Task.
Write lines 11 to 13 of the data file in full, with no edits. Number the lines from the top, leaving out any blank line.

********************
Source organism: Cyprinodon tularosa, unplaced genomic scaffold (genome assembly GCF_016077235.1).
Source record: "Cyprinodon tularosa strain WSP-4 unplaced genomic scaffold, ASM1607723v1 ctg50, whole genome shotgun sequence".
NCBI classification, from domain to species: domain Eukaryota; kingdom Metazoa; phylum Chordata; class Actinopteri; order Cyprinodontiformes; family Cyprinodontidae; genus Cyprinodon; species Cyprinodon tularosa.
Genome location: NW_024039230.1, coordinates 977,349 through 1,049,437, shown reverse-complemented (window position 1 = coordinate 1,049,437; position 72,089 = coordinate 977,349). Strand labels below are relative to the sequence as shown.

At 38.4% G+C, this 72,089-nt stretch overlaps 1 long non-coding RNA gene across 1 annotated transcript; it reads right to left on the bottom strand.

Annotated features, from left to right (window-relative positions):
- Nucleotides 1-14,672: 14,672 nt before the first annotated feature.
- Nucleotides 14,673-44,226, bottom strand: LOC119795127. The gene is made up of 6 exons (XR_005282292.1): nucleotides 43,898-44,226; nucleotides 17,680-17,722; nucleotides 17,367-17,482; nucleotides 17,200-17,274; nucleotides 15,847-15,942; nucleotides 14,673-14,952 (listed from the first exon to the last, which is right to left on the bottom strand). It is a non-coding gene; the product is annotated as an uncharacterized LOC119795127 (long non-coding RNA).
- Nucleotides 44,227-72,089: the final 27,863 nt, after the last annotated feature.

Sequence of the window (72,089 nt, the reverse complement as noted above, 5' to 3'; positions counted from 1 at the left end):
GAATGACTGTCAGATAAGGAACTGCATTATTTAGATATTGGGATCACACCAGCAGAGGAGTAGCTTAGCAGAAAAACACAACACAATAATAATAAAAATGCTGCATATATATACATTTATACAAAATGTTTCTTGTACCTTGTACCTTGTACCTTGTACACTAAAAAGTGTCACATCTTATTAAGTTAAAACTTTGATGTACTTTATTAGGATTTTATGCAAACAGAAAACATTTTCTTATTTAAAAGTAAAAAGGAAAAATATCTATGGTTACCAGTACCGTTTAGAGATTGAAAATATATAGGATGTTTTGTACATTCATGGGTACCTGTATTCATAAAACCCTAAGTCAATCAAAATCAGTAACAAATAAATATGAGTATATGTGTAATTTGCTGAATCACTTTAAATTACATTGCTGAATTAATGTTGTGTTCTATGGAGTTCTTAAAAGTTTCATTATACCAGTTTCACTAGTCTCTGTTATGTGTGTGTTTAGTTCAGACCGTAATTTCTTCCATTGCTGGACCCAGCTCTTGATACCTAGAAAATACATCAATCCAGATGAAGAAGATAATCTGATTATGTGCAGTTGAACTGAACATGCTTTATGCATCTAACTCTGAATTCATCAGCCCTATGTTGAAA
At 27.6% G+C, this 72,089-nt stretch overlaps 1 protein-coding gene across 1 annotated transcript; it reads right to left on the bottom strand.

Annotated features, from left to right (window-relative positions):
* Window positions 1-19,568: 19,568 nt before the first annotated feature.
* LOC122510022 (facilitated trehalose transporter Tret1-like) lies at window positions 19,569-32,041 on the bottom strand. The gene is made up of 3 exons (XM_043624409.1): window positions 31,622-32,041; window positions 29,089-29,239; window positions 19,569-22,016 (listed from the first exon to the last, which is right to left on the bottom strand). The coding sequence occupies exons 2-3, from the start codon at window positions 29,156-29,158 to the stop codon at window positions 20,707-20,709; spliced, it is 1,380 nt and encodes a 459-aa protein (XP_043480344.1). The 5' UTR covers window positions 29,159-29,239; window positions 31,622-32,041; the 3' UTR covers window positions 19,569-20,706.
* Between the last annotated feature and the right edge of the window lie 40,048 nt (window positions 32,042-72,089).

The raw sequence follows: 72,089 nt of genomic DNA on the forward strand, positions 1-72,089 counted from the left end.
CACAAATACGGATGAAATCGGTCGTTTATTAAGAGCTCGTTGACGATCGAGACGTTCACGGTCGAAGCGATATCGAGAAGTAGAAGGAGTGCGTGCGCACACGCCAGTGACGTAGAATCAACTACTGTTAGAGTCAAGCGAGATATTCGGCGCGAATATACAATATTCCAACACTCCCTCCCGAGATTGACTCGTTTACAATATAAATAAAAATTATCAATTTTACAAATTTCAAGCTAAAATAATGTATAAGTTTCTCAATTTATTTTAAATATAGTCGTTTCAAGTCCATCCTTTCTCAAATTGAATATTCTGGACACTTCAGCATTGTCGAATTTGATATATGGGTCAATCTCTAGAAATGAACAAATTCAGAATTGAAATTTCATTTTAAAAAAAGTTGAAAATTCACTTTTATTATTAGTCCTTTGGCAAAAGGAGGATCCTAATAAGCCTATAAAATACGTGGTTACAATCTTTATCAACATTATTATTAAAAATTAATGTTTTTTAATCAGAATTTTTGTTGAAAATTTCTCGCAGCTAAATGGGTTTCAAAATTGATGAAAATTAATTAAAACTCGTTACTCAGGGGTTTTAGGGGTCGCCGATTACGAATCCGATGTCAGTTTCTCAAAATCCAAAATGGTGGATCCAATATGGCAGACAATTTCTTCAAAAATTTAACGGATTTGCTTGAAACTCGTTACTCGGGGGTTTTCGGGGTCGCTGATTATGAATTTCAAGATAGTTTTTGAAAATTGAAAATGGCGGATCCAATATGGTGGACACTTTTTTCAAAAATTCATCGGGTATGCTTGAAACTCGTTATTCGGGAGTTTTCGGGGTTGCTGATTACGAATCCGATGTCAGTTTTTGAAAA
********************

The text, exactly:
GAATGACTGTCAGATAAGGAACTGCATTATTTAGATATTGGGATCACACCAGCAGAGGAGTAGCTTAGCAGAAAAACACAACACAATAATAATAAAAATGCTGCATATATATACATTTATACAAAATGTTTCTTGTACCTTGTACCTTGTACCTTGTACACTAAAAAGTGTCACATCTTATTAAGTTAAAACTTTGATGTACTTTATTAGGATTTTATGCAAACAGAAAACATTTTCTTATTTAAAAGTAAAAAGGAAAAATATCTATGGTTACCAGTACCGTTTAGAGATTGAAAATATATAGGATGTTTTGTACATTCATGGGTACCTGTATTCATAAAACCCTAAGTCAATCAAAATCAGTAACAAATAAATATGAGTATATGTGTAATTTGCTGAATCACTTTAAATTACATTGCTGAATTAATGTTGTGTTCTATGGAGTTCTTAAAAGTTTCATTATACCAGTTTCACTAGTCTCTGTTATGTGTGTGTTTAGTTCAGACCGTAATTTCTTCCATTGCTGGACCCAGCTCTTGATACCTAGAAAATACATCAATCCAGATGAAGAAGATAATCTGATTATGTGCAGTTGAACTGAACATGCTTTATGCATCTAACTCTGAATTCATCAGCCCTATGTTGAAA
At 27.6% G+C, this 72,089-nt stretch overlaps 1 protein-coding gene across 1 annotated transcript; it reads right to left on the bottom strand.

Annotated features, from left to right (window-relative positions):